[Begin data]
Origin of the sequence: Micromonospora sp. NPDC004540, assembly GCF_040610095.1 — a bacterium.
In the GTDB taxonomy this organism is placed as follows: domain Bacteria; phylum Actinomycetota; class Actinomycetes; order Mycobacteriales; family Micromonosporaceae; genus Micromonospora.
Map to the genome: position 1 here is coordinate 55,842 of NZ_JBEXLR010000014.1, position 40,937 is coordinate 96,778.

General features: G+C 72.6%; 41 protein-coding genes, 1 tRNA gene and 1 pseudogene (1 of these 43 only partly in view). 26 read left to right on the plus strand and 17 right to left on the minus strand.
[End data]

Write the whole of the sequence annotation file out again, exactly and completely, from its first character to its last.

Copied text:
Origin of the sequence: Micromonospora sp. NPDC004540, assembly GCF_040610095.1 — a bacterium.
In the GTDB taxonomy this organism is placed as follows: domain Bacteria; phylum Actinomycetota; class Actinomycetes; order Mycobacteriales; family Micromonosporaceae; genus Micromonospora.
Map to the genome: position 1 here is coordinate 55,842 of NZ_JBEXLR010000014.1, position 40,937 is coordinate 96,778.

General features: G+C 72.6%; 41 protein-coding genes, 1 tRNA gene and 1 pseudogene (1 of these 43 only partly in view). 26 read left to right on the plus strand and 17 right to left on the minus strand.